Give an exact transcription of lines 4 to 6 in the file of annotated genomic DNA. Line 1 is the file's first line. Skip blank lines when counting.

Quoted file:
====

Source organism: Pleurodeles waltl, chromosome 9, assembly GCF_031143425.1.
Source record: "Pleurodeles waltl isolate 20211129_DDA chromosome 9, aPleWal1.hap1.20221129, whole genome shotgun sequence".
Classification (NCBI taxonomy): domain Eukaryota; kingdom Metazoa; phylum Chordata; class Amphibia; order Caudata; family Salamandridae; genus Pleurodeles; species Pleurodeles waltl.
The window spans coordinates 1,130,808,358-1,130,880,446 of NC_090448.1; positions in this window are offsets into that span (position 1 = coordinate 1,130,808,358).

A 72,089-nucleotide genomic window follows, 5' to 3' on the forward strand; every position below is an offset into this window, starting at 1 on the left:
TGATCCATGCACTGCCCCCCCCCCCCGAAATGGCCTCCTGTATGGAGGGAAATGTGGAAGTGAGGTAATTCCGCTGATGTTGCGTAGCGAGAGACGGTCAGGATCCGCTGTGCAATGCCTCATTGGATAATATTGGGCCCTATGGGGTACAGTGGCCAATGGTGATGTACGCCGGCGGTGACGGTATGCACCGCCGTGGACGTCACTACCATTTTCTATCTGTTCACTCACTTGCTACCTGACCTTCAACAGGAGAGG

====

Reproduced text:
The window spans coordinates 1,130,808,358-1,130,880,446 of NC_090448.1; positions in this window are offsets into that span (position 1 = coordinate 1,130,808,358).

A 72,089-nucleotide genomic window follows, 5' to 3' on the forward strand; every position below is an offset into this window, starting at 1 on the left:
TGATCCATGCACTGCCCCCCCCCCCCGAAATGGCCTCCTGTATGGAGGGAAATGTGGAAGTGAGGTAATTCCGCTGATGTTGCGTAGCGAGAGACGGTCAGGATCCGCTGTGCAATGCCTCATTGGATAATATTGGGCCCTATGGGGTACAGTGGCCAATGGTGATGTACGCCGGCGGTGACGGTATGCACCGCCGTGGACGTCACTACCATTTTCTATCTGTTCACTCACTTGCTACCTGACCTTCAACAGGAGAGG